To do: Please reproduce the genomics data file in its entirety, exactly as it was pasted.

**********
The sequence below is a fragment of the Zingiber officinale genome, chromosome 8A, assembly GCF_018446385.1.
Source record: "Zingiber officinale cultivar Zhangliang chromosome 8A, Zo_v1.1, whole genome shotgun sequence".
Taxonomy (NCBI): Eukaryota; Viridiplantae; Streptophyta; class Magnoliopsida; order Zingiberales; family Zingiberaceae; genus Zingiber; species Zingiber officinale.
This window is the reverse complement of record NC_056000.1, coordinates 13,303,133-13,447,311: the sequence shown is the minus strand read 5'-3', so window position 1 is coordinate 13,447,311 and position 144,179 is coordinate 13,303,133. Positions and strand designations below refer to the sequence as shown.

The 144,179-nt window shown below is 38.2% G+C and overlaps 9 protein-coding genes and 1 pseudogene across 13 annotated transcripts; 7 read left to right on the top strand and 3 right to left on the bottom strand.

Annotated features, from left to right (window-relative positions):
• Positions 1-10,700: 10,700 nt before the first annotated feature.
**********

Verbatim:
The sequence below is a fragment of the Zingiber officinale genome, chromosome 8A, assembly GCF_018446385.1.
Source record: "Zingiber officinale cultivar Zhangliang chromosome 8A, Zo_v1.1, whole genome shotgun sequence".
Taxonomy (NCBI): Eukaryota; Viridiplantae; Streptophyta; class Magnoliopsida; order Zingiberales; family Zingiberaceae; genus Zingiber; species Zingiber officinale.
This window is the reverse complement of record NC_056000.1, coordinates 13,303,133-13,447,311: the sequence shown is the minus strand read 5'-3', so window position 1 is coordinate 13,447,311 and position 144,179 is coordinate 13,303,133. Positions and strand designations below refer to the sequence as shown.

The 144,179-nt window shown below is 38.2% G+C and overlaps 9 protein-coding genes and 1 pseudogene across 13 annotated transcripts; 7 read left to right on the top strand and 3 right to left on the bottom strand.

Annotated features, from left to right (window-relative positions):
• Positions 1-10,700: 10,700 nt before the first annotated feature.